Here's a vision of the future. You turn on your TV and by the time you've found your tablet computer and sat down, the big screen has booted up. On the flat, glossy wall-mounted display you can see recommendations of programs the TV knows you'll like.
You select one and look at your tablet. It's running an app that accompanies the show and it's filled with your friends' comments and catcalls. The show's presenter asks for comments, and you tweet in. Your message appears on TV.
After the show you keep chatting with the presenter and your friends. This isn't a TV executive's daydream - it's here, now. It's called social television and it's heading to screens near you.
TV watching used to be a passive business. You'd find your show in Radio Times, make sure you were sat down at the right time, and watch from beginning to end. And that was it until next week. Today this seems rather Neanderthal.
As we've seen in our guide to FreeGuide, there's no need to make an appointment with your TV; you can watch what you want, when you want.
TV's evolution is taking it into different dimensions, too. The American show Oprah's Lifeclass illustrates what social TV is all about. Currently in its second series, the programme features inspirational speakers discussing challenges they've faced in their lives.
As the show unfolds, Oprah Winfrey asks viewers to tweet in. The tweets, edited and sifted by a backstage team, appear on big screens behind her. Viewers can Skype in and supply Instagram images.
The show embraces Facebook too. It seems hooked into just about every communication conduit, pulling in viewers' opinions and excitement. During ad breaks, the second screen shows the backstage team working. The camera never stops.
Social TV goes deeper than just throwing up a poster for your show on Facebook and asking fans to like it. Gareth Capon, product development manager (emerging product group) at Sky explained that the movement taps into something much deeper.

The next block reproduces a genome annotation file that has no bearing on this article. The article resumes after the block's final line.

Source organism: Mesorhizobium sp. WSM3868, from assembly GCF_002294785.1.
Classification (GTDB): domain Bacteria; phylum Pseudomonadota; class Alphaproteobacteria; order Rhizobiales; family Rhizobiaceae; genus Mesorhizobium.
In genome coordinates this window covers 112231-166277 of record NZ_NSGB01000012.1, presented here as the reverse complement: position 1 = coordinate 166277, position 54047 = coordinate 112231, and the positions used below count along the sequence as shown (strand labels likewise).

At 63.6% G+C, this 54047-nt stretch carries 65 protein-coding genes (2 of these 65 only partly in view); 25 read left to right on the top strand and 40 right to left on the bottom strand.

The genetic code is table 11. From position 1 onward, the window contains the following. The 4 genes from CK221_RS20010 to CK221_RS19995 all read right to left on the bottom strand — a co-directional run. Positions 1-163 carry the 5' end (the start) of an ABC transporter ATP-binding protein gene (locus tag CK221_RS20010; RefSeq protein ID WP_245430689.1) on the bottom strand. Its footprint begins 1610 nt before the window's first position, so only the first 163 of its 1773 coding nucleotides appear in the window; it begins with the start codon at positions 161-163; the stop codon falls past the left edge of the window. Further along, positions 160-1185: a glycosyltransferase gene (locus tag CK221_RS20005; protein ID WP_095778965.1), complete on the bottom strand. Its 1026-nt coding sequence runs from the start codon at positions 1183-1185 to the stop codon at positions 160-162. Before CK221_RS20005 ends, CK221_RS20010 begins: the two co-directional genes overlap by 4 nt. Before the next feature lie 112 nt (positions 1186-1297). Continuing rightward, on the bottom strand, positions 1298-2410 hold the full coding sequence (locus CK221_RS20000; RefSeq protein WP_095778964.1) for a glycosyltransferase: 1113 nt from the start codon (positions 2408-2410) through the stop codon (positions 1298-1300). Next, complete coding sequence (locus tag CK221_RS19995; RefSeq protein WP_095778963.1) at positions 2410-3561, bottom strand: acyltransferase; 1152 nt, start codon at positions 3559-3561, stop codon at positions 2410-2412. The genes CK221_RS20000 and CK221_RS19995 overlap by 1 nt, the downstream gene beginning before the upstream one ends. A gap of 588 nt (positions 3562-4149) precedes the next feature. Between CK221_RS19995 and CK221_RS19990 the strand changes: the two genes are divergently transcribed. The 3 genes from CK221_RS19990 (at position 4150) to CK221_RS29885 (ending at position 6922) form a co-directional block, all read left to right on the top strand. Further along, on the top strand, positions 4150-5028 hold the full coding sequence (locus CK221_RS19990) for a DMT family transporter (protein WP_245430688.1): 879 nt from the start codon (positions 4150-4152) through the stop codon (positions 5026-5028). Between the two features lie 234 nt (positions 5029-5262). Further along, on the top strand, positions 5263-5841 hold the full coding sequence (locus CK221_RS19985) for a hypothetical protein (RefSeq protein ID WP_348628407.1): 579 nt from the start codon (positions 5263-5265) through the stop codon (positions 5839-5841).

He said people crave a personal relationship with the content. They want to get closer to the stars, the action and the story, and that's just what the two-screen social TV experience lets them do. Capon explained his vision of how a show begins to exist "beyond the TV schedule". The program itself is just one part of a long timeline.
Feuds and fans
This idea is demonstrated brilliantly by the US History Channel. Its series Hatfields and McCoys tells the story of two legendary feuding families from 19th century West Virginia. A&E Television networks, History Channel's owner, explained: "[The show] is the story of a clash of clans that evoked great passion, vengeance, courage, sacrifice, crimes and accusations, and includes a cast of characters that changed the families and history of the region forever."
The three-part show's success has been phenomenal. According to A&E, "Among total viewers, part one and part two now rank as the number one and number two entertainment telecasts of all time in ad-supported cable."
The show is surrounded by a huge social drive to pull in viewers. Feuds are a central theme; viewers are asked to make their allegiances known by following the #Hatfields or #McCoys hashtags. There's also a Facebook app that helps viewers work out which side they belong to.
The show and its social media integration have been so successful that reality TV producers are now reportedly looking for descendants of the legendary clans, and tour companies are offering history buffs the chance to visit the sites where the families lived and feuded.